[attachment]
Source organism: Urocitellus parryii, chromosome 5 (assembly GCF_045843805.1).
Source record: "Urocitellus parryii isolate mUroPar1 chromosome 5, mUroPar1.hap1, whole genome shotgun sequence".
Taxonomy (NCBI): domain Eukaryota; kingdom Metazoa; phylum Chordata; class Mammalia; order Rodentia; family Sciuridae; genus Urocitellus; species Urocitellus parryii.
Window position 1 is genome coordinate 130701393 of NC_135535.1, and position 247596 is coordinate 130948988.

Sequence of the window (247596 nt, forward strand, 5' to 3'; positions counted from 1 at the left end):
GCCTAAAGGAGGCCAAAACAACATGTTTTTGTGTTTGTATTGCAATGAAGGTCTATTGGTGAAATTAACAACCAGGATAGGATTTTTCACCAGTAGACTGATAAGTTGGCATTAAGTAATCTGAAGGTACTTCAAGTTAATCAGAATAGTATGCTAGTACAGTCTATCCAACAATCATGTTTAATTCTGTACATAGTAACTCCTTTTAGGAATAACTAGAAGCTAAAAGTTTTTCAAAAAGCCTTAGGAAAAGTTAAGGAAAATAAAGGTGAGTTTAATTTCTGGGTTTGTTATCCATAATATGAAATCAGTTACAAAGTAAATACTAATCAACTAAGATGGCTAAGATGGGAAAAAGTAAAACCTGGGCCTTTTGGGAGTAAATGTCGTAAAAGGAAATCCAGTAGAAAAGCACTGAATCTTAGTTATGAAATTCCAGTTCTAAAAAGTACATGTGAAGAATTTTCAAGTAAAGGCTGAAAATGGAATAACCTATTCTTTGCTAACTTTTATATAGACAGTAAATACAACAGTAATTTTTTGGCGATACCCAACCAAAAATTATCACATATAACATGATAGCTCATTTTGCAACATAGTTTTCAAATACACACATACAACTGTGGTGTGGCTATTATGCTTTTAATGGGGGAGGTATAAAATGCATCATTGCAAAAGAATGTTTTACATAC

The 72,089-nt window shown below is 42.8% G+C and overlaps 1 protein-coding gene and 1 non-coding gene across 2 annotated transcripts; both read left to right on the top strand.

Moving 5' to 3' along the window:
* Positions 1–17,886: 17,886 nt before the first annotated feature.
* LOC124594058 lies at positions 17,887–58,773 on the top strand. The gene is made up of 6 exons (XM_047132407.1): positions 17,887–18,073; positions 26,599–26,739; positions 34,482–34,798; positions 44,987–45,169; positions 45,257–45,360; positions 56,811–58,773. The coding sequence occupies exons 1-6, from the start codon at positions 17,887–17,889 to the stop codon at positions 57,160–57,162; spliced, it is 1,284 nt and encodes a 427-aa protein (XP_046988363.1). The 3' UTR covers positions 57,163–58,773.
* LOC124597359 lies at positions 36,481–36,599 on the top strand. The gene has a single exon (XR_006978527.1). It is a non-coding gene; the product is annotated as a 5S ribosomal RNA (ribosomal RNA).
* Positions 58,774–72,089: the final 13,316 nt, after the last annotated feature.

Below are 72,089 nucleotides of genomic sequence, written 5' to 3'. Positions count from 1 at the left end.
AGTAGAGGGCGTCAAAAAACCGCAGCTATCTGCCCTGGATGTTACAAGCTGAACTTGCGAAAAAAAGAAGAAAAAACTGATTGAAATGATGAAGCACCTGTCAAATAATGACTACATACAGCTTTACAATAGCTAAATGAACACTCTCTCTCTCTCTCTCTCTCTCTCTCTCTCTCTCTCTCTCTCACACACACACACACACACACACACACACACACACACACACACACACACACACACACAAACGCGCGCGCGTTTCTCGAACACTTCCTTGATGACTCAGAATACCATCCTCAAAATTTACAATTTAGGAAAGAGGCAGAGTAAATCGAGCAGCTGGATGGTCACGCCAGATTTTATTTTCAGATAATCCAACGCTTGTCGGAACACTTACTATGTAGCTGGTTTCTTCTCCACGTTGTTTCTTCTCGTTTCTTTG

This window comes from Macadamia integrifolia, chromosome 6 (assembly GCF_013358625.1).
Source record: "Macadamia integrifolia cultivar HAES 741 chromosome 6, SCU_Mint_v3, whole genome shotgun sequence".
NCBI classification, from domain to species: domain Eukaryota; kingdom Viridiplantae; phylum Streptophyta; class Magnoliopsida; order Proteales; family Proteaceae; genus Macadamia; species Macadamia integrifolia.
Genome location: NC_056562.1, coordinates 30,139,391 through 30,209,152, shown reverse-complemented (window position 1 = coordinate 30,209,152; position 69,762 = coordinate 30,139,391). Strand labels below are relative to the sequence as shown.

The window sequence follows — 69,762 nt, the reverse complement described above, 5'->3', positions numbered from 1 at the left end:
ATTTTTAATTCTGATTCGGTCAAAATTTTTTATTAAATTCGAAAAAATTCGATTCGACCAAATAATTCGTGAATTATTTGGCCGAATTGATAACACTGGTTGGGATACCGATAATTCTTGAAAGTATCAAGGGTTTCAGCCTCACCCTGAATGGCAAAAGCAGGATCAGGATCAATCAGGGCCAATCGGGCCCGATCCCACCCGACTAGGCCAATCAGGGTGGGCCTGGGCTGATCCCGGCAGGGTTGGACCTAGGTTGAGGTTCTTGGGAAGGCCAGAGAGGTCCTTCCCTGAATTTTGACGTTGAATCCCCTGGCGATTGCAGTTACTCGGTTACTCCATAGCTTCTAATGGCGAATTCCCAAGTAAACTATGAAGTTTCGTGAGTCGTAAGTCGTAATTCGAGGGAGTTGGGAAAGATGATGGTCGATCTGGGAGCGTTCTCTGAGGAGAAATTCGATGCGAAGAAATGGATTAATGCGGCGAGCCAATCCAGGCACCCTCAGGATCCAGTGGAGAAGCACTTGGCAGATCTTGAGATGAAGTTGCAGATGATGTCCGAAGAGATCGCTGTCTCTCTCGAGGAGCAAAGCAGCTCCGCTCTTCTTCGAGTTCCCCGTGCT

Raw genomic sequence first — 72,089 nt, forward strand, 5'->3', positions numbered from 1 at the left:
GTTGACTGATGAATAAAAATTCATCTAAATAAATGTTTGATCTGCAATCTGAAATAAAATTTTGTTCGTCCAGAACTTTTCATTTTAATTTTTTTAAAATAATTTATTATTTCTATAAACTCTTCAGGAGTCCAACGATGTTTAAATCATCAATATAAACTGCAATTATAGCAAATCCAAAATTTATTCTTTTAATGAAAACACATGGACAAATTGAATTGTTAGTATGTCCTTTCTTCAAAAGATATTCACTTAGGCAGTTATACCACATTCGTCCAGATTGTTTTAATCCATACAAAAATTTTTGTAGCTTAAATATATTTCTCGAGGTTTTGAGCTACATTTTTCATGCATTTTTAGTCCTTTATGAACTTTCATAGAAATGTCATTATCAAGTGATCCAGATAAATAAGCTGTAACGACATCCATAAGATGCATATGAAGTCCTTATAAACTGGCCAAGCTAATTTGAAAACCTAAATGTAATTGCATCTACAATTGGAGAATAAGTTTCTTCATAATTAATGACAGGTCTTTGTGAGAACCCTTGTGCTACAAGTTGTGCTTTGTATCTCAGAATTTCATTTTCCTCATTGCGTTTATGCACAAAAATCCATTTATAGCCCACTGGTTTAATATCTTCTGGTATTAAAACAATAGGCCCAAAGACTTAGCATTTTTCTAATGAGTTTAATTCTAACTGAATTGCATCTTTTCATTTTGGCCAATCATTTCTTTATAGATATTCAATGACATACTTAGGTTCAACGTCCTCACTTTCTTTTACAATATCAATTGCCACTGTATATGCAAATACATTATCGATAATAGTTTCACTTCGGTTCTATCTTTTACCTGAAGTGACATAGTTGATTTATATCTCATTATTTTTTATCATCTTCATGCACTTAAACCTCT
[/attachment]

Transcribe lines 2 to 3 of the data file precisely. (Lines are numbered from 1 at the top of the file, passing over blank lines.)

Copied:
Source record: "Urocitellus parryii isolate mUroPar1 chromosome 5, mUroPar1.hap1, whole genome shotgun sequence".
Taxonomy (NCBI): domain Eukaryota; kingdom Metazoa; phylum Chordata; class Mammalia; order Rodentia; family Sciuridae; genus Urocitellus; species Urocitellus parryii.